Tecentriq Approved as First Adjuvant Immunotherapy for NSCLC

Tecentriq is the first cancer immunotherapy available for adjuvant treatment of non-small cell lung cancer (NSCLC).

The FDA cleared Genentech’s Tecentriq (atezolizumab) as the first immunotherapy adjuvant treatment following surgery and platinum-based chemotherapy for adults with Stage 2-3A nonsmall cell lung cancer (NSCLC) whose tumors express PD-L1.

"Tecentriq is now the first and only cancer immunotherapy available for adjuvant treatment of NSCLC, introducing a new era where people diagnosed with early lung cancer may have the opportunity to receive immunotherapy to increase their chances for cure,” Levi Garraway, MD, PhD, chief medical officer and head of Global Product Development, said in a press release. “Today’s landmark approval gives physicians and patients a new way to treat early lung cancer that has the potential to significantly reduce risk of cancer recurrence, after more than a decade with limited treatment advances in this setting.”

Too many patients with early-stage lung cancer experience disease recurrence following surgery, added Bonnie Addario, cofounder and chair of GO2 Foundation for Lung Cancer. "Now, the availability of immunotherapy following surgery and chemotherapy offers many patients new hope and a powerful new tool to reduce their risk of cancer relapse. With this approval, it is more important than ever to screen for lung cancer early and test for PD-L1 at diagnosis to help bring this advance to the people who can benefit.”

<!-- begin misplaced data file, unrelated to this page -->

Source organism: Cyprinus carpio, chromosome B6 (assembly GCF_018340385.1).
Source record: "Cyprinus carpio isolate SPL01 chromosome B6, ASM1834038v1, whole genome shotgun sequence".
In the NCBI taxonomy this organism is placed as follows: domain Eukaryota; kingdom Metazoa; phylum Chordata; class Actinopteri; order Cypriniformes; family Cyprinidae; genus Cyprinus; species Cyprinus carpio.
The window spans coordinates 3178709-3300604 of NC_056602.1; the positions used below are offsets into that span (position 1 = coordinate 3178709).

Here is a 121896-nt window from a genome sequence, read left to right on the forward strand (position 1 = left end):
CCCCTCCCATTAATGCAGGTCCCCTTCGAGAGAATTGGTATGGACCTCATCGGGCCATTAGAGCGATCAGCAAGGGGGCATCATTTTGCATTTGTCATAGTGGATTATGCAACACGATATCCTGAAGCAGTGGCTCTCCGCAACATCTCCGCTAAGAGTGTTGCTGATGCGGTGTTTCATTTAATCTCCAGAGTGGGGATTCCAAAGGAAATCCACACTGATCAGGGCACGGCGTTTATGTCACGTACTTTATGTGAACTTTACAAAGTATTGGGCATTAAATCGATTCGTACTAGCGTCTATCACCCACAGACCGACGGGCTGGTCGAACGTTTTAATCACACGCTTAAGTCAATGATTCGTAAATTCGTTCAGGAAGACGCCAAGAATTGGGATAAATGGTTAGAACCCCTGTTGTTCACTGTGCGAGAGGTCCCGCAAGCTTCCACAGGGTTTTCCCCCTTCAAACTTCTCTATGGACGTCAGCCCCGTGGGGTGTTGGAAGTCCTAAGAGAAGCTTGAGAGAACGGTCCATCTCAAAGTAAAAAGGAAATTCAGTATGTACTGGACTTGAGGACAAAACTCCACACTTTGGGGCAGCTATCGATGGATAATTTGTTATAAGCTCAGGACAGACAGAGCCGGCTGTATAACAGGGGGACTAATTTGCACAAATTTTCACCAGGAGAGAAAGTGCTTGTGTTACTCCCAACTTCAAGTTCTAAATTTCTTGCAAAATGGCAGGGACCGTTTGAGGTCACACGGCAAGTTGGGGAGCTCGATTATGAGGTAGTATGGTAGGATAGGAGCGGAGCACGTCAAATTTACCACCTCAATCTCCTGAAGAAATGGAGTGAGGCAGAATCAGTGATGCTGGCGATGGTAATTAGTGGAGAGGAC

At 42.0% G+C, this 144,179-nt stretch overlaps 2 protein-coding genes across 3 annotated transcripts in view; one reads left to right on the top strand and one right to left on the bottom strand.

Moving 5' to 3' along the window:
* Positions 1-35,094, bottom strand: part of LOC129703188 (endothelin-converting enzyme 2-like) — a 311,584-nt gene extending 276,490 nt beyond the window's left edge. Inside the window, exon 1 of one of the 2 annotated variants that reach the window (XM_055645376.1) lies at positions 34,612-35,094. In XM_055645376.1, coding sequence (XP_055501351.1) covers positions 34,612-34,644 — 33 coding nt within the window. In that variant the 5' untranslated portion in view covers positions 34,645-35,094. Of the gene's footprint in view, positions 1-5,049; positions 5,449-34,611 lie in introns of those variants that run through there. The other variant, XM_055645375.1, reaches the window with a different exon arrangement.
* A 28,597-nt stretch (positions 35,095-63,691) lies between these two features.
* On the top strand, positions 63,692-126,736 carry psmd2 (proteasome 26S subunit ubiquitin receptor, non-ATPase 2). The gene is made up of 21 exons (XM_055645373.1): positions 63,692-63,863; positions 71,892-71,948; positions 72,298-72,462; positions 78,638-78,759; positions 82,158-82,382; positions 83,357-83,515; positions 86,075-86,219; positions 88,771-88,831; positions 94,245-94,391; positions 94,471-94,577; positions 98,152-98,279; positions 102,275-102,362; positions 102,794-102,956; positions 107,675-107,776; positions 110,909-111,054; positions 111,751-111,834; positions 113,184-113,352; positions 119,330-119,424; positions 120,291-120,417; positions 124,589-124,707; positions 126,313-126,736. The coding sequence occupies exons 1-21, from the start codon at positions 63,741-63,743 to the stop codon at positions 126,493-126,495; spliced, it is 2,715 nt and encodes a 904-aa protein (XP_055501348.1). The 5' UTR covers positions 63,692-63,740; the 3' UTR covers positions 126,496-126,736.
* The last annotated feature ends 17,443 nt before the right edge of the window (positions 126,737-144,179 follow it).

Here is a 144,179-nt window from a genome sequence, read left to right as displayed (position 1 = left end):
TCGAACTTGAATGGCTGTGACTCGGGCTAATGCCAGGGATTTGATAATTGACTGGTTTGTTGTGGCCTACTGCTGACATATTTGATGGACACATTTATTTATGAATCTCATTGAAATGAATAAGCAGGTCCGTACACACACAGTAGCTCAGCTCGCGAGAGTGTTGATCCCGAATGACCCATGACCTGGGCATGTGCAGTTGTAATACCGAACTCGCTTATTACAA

Tecentriq has six approved indications for lung cancer in the United States. In addition to becoming the first approved cancer immunotherapy for adjuvant NSCLC, Tecentriq was also the first approved cancer immunotherapy for front-line treatment of adults with extensive-stage small cell lung cancer in combination with carboplatin and etoposide (chemotherapy).

Tecentriq also has four approved indications in advanced NSCLC as either a single agent or in combination with targeted therapies and/or chemotherapies.

Tecentriq is available in three dosing options, with administration every 2, 3 or 4 weeks.

The new approval is based on results from an interim analysis of the phase 3 IMpower010 study that showed treatment with Tecentriq following surgery and platinum-based chemotherapy reduced the risk of disease recurrence or death by 34% in people with Stage 2-3A NSCLC whose tumors express PD-L1≥1%, compared with best supportive care.

Safety data for Tecentriq were consistent with its known safety profile, and no new safety signals were identified. Fatal and serious adverse reactions occurred in 1.8% and 18%, respectively, of patients receiving Tecentriq.

The review of Tecentriq’s application was conducted under the FDA’s Project Orbis initiative, which provides a framework for concurrent submission and review of oncology medicines among international partners. As a result, Genentech submitted simultaneous applications to regulators in the United States, Switzerland, the UK, Canada, Brazil and Australia.